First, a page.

Mutations in the profilin 1 (PFN1) gene, encoding a protein regulating filamentous actin growth through its binding to monomeric G-actin, have been recently identified in familial amyotrophic lateral sclerosis (ALS). Functional studies performed on ALS-associated PFN1 mutants demonstrated aggregation propensity, alterations in growth cone, and cytoskeletal dynamics. Previous screening of PFN1 gene in sporadic ALS (SALS) cases led to the identification of the p.E117G mutation, which is likely to represent a less pathogenic variant according to both frequency data in control subjects and cases, and functional experiments. To determine the effective contribution of PFN1 mutations in SALS, we analyzed a large cohort of 1168 Italian SALS patients and also included 203 frontotemporal dementia (FTD) cases because of the great overlap between these 2 neurodegenerative diseases. We detected the p.E117G variant in 1 SALS patient and the novel synonymous change p.G15G in another patient, but none in a panel of 1512 control subjects. Our results suggest that PFN1 mutations in sporadic ALS and in FTD are rare, at least in the Italian population.
Mutations in COL4A1 are responsible for a spectrum of clinical phenotypes characterized by neurological, ocular, and renal involvement. Neurological features are the most prominent but as such are rather nonspecific.
A hexanucleotide repeat expansion (RE) in C9ORF72 gene was recently reported as the main cause of amyotrophic lateral sclerosis (ALS) and cases with frontotemporal dementia. We screened C9ORF72 in a large cohort of 259 familial ALS, 1275 sporadic ALS, and 862 control individuals of Italian descent. We found RE in 23.9% familial ALS, 5.1% sporadic ALS, and 0.2% controls. Two cases carried the RE together with mutations in other ALS-associated genes. The phenotype of RE carriers was characterized by bulbar-onset, shorter survival, and association with cognitive and behavioral impairment. Extrapyramidal and cerebellar signs were also observed in few patients. Genotype data revealed that 95% of RE carriers shared a restricted 10-single nucleotide polymorphism haplotype within the previously reported 20-single nucleotide polymorphism risk haplotype, detectable in only 27% of nonexpanded ALS cases and in 28% of controls, suggesting a common founder with cohorts of North European ancestry. Although C9ORF72 RE segregates with disease, the identification of RE both in controls and in patients carrying additional pathogenic mutations suggests that penetrance and phenotypic expression of C9ORF72 RE may depend on additional genetic risk factors.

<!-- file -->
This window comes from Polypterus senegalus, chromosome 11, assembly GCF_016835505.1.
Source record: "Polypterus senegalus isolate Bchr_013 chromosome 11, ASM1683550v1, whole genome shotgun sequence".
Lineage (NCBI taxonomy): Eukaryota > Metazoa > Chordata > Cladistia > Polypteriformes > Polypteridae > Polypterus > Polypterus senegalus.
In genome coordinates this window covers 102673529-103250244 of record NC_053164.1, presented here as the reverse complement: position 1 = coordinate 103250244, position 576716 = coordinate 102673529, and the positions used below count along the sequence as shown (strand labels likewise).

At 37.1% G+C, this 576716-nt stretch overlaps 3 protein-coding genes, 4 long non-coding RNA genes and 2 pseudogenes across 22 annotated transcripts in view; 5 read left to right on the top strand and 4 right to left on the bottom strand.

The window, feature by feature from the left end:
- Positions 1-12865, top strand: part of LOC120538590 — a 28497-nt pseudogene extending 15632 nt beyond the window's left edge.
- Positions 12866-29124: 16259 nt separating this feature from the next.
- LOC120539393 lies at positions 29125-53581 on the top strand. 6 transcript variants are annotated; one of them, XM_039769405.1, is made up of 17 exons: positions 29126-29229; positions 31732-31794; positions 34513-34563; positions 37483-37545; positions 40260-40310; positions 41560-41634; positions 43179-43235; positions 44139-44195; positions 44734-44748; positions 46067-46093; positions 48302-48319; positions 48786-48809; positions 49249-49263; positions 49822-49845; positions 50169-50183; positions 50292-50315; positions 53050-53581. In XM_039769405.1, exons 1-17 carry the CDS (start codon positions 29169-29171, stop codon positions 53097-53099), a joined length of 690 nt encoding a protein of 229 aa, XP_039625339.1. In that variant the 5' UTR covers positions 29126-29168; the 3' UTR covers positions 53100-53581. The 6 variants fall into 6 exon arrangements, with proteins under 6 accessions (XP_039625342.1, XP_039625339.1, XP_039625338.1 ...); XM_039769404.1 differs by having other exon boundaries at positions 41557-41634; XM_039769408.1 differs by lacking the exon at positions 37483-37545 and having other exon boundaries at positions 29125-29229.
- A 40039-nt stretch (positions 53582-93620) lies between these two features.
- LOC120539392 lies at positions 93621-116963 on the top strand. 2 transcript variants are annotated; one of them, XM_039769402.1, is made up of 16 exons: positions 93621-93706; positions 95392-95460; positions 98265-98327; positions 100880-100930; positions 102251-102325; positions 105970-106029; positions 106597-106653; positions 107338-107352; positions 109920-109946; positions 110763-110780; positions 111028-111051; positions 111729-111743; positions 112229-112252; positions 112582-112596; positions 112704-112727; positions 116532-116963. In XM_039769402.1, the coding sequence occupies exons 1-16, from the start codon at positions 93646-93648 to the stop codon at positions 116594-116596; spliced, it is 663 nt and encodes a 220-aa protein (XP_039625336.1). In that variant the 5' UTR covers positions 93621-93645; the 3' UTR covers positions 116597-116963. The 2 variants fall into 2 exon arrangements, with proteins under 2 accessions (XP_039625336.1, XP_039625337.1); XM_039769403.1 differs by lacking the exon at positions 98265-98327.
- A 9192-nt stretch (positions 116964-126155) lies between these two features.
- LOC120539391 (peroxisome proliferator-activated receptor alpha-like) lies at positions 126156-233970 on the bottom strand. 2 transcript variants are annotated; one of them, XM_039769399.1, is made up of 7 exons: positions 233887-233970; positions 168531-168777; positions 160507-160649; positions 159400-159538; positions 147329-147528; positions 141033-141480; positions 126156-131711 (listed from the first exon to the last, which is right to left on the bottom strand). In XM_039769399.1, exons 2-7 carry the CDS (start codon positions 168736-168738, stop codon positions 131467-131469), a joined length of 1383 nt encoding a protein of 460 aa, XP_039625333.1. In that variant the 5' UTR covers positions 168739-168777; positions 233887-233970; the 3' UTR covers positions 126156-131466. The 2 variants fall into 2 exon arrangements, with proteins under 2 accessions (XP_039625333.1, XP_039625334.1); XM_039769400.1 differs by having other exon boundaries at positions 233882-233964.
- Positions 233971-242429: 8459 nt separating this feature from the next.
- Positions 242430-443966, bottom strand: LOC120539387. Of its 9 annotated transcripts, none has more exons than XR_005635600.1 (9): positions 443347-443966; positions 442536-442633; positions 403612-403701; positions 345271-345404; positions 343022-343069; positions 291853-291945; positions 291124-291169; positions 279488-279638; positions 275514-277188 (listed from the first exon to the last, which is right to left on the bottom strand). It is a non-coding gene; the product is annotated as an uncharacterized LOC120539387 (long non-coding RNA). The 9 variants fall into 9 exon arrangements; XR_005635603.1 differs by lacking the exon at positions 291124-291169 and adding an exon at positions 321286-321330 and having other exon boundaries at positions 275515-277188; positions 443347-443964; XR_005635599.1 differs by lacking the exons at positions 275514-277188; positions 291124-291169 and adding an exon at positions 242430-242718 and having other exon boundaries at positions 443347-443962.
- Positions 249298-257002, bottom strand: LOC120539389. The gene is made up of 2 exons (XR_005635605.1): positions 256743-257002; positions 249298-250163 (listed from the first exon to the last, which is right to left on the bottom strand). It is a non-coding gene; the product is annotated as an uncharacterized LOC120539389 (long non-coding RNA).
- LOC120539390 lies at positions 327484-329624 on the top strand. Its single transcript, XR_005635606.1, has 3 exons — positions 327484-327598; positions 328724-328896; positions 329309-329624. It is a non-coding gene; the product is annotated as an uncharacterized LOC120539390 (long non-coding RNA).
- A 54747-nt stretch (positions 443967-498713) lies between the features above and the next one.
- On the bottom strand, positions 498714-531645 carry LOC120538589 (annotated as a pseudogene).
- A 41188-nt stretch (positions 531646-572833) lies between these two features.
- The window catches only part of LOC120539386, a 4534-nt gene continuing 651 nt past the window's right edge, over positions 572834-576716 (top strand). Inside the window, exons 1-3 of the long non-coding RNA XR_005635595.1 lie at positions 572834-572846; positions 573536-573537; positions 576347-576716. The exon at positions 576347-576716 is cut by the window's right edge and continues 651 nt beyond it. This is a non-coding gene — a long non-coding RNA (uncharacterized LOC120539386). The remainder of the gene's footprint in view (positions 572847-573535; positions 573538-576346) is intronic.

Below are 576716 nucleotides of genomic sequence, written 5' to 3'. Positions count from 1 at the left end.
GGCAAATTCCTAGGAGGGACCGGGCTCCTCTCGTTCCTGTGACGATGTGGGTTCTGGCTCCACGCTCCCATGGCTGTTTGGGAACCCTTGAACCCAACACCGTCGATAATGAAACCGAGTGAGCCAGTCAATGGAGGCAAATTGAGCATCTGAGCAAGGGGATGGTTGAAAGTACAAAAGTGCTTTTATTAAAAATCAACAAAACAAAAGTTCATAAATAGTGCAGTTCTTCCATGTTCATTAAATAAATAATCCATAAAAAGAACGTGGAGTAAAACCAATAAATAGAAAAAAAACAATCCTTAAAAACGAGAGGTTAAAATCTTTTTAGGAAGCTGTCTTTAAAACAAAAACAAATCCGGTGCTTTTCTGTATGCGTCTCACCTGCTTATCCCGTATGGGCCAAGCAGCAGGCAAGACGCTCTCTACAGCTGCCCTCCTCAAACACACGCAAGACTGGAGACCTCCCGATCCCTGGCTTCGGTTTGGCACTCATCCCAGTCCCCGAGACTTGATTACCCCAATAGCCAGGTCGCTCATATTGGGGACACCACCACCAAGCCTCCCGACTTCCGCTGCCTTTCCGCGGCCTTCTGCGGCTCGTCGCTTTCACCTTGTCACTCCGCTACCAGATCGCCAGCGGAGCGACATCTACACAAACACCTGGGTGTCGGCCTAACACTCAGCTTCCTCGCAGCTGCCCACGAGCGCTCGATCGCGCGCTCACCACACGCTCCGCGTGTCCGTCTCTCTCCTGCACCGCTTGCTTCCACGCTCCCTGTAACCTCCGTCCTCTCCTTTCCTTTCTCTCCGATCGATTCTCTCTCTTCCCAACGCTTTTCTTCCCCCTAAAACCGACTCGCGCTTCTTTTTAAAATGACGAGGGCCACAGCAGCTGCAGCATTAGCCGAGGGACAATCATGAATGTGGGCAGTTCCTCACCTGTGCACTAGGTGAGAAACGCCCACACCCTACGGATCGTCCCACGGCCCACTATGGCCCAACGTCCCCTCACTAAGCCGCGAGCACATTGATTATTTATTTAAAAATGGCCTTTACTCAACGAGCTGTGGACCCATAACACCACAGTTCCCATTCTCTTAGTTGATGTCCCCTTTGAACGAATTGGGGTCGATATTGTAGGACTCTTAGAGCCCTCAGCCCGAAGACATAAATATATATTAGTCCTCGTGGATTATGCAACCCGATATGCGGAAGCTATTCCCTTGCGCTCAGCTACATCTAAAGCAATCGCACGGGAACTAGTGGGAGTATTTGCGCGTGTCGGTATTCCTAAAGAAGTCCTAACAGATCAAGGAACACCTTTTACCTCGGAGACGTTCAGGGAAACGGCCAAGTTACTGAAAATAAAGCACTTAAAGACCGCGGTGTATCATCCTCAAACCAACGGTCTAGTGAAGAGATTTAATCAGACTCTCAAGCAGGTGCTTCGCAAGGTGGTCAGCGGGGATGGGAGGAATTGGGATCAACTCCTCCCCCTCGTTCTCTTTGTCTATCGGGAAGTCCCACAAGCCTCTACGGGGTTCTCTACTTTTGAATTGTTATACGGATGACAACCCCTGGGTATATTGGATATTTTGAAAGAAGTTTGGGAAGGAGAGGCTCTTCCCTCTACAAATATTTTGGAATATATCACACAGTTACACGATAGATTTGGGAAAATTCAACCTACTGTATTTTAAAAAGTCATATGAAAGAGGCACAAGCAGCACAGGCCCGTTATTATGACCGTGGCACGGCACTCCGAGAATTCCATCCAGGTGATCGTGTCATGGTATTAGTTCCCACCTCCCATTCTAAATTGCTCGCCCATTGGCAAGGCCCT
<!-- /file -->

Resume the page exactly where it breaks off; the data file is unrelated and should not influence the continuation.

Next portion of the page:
Recent studies suggest that Cu/Zn superoxide dismutase (SOD1) could be pathogenic in both familial and sporadic amyotrophic lateral sclerosis (ALS) through either inheritable or nonheritable modifications. The presence of a misfolded WT SOD1 in patients with sporadic ALS, along with the recently reported evidence that reducing SOD1 levels in astrocytes derived from sporadic patients inhibits astrocyte-mediated toxicity on motor neurons, suggest that WT SOD1 may acquire toxic properties similar to familial ALS-linked mutant SOD1, perhaps through posttranslational modifications. Using patients lymphoblasts, we show here that indeed WT SOD1 is modified posttranslationally in sporadic ALS and is iper-oxidized (i.e., above baseline oxidation levels) in a subset of patients with bulbar onset. Derivatization analysis of oxidized carbonyl compounds performed on immunoprecipitated SOD1 identified an iper-oxidized SOD1 that recapitulates mutant SOD1-like properties and damages mitochondria by forming a toxic complex with mitochondrial Bcl-2. This study conclusively demonstrates the existence of an iper-oxidized SOD1 with toxic properties in patient-derived cells and identifies a common SOD1-dependent toxicity between mutant SOD1-linked familial ALS and a subset of sporadic ALS, providing an opportunity to develop biomarkers to subclassify ALS and devise SOD1-based therapies that go beyond the small group of patients with mutant SOD1.